Friday Five: Old Skool Rap 2

Here’s part two of my old skool memories, this time with a nod to the West Coast…

5. “The Humpty Dance” by Digital Underground (1990)
In the late 80s, MC Hammer and Digital Underground were probably the two biggest hip-hop acts out of Oakland. Both crossed over to the mainstream in 1990, Hammer with his massive hit “You Can’t Touch This” and Digital Underground with this humorous track that became their signature tune. Digital Underground had already had a hit with 1989’s “Doowutchyalike.” Their sound followed the sampling traditions of the West Coast but they added something of an alternative Bay Area kind of feel to everything, too. In 1990 one of my friends and I spent hours playing the song and memorizing the lyrics. To this day when we see each other we can get through the first half.

4. “It’s Funky Enough” by The D.O.C. (1989)
The members of N.W.A. were all a part of the debut album from The D.O.C., as both performers and producers. No One Can Do It Better, the debut album from The D.O.C.——a rapper from Texas who also contributed to N.W.A.’s recording career as well as Dre’s solo masterpiece The Chronic——was a West Coast game changer.

3. “Express Yourself” by N.W.A. (1988)
If you’re talking West Coast ra, you don’t get bigger 1988’s Straight Outta Compton, the debut album of this historic gangsta rap group. I could have chosen a host of tracks from the album (side one starts with “Straight Outta Compton” and the goes to “Fuck tha Police” and “Gangsta Gangsta”——perhaps the mightiest first three tracks on a rap album) but this one is close to my heart. Not only do they pick a rich funk song to sample (Charles Wright & the Watts 103rd Street Rhythm Band’s song by the same name) but they use it to create a classic dance track that’s also hard-hitting lyrically. When I got to college I would try to request this song at every DJ dance. They never seemed to have the record. Figures.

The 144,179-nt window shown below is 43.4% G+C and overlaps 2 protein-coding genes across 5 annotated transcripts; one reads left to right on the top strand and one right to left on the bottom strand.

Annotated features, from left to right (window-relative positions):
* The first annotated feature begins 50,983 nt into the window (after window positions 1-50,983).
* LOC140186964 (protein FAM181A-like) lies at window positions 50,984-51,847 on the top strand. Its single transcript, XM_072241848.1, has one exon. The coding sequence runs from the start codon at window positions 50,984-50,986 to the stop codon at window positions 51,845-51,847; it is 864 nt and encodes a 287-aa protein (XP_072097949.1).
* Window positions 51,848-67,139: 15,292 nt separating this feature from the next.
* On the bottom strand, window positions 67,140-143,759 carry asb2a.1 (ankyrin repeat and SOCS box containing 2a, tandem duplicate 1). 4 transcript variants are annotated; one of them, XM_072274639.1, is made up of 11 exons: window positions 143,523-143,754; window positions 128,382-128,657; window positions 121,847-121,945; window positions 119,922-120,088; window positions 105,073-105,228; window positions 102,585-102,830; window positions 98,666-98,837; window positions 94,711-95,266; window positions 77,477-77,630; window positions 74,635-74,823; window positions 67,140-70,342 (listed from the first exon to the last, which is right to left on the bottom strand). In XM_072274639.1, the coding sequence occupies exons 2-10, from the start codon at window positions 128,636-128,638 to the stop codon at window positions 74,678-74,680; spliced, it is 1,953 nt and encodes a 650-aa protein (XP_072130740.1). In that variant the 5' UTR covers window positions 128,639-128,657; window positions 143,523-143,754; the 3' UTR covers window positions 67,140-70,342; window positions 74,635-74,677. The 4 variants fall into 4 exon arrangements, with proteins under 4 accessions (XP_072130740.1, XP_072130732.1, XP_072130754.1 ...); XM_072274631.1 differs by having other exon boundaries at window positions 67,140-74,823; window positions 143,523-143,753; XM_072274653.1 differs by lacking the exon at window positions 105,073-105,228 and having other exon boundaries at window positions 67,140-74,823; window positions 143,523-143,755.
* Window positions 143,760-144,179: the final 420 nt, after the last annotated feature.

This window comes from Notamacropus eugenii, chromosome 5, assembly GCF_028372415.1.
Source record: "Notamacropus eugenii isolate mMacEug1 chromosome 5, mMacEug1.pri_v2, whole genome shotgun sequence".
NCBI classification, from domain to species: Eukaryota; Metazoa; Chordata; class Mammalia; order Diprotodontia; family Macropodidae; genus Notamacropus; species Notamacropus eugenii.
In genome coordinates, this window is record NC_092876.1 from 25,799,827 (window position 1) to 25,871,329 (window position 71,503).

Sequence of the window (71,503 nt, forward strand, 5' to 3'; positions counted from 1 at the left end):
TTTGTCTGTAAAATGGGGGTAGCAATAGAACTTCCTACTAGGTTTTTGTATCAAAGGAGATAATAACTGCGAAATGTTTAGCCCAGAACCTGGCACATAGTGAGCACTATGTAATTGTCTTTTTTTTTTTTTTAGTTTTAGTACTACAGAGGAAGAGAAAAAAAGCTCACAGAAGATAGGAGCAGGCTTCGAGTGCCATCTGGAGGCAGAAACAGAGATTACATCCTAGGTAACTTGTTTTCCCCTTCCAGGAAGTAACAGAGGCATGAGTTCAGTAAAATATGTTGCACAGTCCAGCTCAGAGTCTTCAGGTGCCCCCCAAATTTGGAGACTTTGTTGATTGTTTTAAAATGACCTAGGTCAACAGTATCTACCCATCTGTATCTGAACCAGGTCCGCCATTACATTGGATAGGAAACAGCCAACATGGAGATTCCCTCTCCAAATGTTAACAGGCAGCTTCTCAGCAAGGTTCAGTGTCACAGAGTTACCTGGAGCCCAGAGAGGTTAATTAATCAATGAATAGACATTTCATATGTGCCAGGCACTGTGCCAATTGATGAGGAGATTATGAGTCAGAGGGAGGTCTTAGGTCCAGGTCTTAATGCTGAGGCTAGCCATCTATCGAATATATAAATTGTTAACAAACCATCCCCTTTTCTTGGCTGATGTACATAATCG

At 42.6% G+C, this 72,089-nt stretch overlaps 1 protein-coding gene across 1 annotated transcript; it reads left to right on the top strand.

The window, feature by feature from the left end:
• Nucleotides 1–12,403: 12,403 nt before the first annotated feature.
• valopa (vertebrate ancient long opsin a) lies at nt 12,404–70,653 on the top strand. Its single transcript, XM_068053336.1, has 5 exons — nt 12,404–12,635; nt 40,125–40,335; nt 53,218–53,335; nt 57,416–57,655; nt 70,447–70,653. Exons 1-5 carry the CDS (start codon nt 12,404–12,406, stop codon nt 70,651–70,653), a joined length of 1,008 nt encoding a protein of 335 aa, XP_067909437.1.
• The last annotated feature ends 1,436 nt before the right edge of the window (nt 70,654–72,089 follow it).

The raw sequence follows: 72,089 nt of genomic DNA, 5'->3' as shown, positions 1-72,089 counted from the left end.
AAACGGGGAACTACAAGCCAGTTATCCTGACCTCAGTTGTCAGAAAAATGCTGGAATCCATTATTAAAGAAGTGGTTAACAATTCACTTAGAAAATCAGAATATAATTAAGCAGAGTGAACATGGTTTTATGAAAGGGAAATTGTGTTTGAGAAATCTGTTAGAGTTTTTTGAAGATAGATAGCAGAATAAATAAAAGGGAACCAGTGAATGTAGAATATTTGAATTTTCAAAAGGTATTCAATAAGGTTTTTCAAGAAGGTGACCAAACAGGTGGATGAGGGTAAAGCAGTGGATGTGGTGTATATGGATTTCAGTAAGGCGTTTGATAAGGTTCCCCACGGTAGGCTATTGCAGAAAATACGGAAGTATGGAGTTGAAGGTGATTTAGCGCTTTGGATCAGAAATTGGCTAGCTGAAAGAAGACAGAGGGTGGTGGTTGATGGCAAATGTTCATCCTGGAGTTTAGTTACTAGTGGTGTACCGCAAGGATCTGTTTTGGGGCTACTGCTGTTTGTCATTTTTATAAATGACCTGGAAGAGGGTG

2. “Posse on Broadway” by Sir Mix-a-Lot (1987)
Anthony Ray was from Seattle. The song, from his debut album, makes references to the Capitol Hill neighborhood he knew well. Since just about everybody comes from a place where there is a Broadway, I’m sure some of that specificity was lost on the listening public. Sir Mix-a-Lot became a big deal five years later with “Baby Got Back” but this, his first hit, was no slouch. While it never crossed over to the world of Top 40 pop, it was a hit in every sense of the word. I think just about everybody I knew could at least sing the chorus.

1. “The Gigolo Rapp” by Disco Daddy and Captain Rapp (1981)
Also known as “The Gigolo Groove,” this song is considered by many to be the first West Coast rap song. The song is by Larry “Captain Rapp” Glenn and DJ Michael “Disco Daddy” Khalfani, two well-known LA figures whose brief union made history but didn’t make much of a splash in the music world. History has been kinder to them than the charts. Glenn was inspired by the Sugarhill Gang’s “Rapper’s Delight” but their song goes further in lots of ways. The roots of West Coast rap——in particular its sampling of funkier and groovier sounds from the 70s——are all on display here.

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